Abramovich noted that some of the recommendations were: to complete evaluations of preschoolers aging out of the program by April/May; increase the ABA in-district classes from two to three; create a brochure for parents that provide a “thumb-nail” introspect of the programs; continue to move to full-time paraprofessionals where appropriate (no benefits provided); continue to provide professional development including restraint training for paraprofessionals; continue to periodically conduct an administrative review of Individual Education Plans (IEPs); formalizing CST operations; development of a hybrid resource/in-class model, continue to bolster transitions services at the high school level and to continue to promote inclusion and foster consistency among the elementary schools.
Other recommendations included were to explore ways to increase classroom space, establish a clear process and timeline for transportation assignments and continue to apply for Special Education Medicaid Initiative funds.
Questions were raised during public comment regarding the level of parental input in the formation of the special education report, particularly the Special Education Parent Advisory Group (SEPAG). Heinegg stated that a survey had gone out in January but that “we always welcome parental input”.
The following statement was issued by Jessica Wilson who is the lead facilitator of the district’s SEPAG group: “The CWC (Caldwell-West Caldwell) Family SEPAG was disappointed that those conducting the analysis did not seek any input from the families involved with special education in the district when they set out to perform what in essence was a self-review. On behalf of those families, the SEPAG did pose several questions we were hoping to see answered, but the final results fell far short of our expectations. The SEPAG has plans to request a formal audit from the state that will dive further into the pressing issues that families have about special education services the district provides to students and their families."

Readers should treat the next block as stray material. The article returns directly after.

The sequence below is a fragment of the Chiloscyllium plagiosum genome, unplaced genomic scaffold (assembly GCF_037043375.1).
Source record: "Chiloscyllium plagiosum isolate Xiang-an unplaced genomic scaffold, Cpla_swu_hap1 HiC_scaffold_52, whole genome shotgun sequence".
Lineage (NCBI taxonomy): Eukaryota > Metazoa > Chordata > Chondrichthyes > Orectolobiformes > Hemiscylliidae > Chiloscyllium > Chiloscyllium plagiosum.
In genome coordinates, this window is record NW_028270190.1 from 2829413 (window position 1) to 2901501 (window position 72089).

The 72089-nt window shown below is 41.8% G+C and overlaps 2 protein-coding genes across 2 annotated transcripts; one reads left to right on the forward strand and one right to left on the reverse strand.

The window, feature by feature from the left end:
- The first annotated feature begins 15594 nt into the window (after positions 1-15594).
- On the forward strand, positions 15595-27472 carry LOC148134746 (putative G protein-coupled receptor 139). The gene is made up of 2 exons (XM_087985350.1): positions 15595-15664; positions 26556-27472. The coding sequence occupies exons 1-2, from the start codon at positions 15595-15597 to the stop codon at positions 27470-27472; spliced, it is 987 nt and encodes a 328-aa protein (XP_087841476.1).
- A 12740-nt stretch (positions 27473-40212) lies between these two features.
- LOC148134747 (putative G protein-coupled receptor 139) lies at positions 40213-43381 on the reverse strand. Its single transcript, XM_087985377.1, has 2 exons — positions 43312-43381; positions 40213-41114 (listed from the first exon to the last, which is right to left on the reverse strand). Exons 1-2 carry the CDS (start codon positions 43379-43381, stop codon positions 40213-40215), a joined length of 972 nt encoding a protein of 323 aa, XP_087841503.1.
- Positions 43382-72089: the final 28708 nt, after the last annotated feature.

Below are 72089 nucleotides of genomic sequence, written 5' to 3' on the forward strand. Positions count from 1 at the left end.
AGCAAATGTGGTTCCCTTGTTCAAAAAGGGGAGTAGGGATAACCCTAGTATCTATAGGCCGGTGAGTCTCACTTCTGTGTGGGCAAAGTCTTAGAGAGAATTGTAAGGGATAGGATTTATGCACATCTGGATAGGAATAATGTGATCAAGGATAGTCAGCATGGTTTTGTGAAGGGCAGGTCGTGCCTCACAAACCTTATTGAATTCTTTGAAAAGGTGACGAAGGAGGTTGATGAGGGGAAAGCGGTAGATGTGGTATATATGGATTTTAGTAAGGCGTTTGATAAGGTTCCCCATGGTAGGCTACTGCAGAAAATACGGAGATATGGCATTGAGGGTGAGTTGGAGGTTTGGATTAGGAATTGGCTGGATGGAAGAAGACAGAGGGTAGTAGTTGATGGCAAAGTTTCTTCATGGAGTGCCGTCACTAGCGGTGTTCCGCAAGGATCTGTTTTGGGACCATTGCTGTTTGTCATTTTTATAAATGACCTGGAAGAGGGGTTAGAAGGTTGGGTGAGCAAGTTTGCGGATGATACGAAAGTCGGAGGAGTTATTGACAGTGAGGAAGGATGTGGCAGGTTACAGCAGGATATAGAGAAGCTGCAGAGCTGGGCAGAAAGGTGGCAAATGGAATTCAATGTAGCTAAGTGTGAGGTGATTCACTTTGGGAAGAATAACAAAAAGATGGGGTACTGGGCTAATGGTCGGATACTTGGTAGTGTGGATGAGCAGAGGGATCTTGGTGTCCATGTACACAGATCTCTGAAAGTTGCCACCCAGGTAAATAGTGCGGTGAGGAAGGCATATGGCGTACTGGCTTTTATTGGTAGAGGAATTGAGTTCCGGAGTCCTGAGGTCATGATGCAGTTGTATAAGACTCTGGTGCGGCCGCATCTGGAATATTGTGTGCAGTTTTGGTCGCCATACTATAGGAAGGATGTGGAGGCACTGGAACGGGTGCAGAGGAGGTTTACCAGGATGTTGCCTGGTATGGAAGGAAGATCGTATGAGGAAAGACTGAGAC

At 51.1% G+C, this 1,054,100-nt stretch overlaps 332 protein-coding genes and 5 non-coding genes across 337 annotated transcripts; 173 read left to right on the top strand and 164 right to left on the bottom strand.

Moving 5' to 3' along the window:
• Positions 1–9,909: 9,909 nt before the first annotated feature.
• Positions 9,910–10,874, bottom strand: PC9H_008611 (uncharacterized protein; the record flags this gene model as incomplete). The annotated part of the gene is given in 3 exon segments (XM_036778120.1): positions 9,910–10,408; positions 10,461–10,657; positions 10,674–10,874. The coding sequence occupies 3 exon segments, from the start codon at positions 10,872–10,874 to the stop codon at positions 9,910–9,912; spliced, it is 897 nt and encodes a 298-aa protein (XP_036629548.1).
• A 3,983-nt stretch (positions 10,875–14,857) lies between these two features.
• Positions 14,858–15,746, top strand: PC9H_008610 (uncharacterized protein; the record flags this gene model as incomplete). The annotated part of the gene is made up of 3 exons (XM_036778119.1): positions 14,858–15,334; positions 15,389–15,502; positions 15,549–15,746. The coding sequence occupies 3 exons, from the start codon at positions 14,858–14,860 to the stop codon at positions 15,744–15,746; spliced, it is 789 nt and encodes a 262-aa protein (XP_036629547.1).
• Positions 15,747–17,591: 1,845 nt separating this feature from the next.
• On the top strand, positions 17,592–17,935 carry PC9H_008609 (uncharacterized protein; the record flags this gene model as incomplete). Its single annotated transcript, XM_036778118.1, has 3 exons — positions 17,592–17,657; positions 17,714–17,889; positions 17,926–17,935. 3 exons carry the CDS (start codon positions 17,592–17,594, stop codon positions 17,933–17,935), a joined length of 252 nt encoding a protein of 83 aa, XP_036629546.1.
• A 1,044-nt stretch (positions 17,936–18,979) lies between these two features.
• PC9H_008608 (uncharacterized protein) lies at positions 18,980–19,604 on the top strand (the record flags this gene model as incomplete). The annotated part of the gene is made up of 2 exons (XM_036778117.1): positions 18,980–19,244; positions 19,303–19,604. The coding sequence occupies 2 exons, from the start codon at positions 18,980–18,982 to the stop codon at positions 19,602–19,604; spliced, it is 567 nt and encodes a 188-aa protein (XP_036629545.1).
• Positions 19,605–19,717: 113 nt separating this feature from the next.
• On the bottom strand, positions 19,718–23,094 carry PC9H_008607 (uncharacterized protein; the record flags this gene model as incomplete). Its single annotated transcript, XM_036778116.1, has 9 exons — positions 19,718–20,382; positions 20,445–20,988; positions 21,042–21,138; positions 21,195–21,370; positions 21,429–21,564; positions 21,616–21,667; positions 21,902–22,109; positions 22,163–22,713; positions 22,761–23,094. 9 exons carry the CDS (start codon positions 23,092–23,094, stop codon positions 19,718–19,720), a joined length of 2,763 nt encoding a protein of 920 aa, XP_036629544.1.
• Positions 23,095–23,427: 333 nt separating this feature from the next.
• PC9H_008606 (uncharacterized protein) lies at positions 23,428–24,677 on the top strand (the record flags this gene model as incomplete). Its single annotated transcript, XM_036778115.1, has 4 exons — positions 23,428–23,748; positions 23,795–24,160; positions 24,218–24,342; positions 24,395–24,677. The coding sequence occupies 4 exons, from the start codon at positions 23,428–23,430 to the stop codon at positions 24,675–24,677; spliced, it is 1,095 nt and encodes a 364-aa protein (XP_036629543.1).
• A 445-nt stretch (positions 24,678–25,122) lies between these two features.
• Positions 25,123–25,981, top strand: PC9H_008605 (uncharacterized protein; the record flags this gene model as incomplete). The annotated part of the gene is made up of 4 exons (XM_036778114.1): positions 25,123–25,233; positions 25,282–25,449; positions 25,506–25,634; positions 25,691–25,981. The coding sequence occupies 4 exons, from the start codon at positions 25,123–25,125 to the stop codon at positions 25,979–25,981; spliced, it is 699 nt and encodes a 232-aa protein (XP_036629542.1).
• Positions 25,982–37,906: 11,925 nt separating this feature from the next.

During agenda items the board rescinded the following 2020 summer enrichment programs: summer enrichment camp, young explorers program, adventure travel camp, extended day program and the kindergarten camp by Little Scholars LLC. However, there was confirmation that the special education summer extended program will take place but be presented online.
Personnel items included the acceptance of the retirement of Stephen Trivino a Teacher of Science at James Caldwell High School and the recission of the appointment of a school safety specialist.
During public comment parents spoke of their concerns for the upcoming school year and what it may look like. As there has been no decision from the Department of Education (DOE) on the matter yet, the Superintendent confirmed that the district will be preparing for different scenarios as they await direction by the DOE.
The next board of education meeting will be a special public meeting June 29th.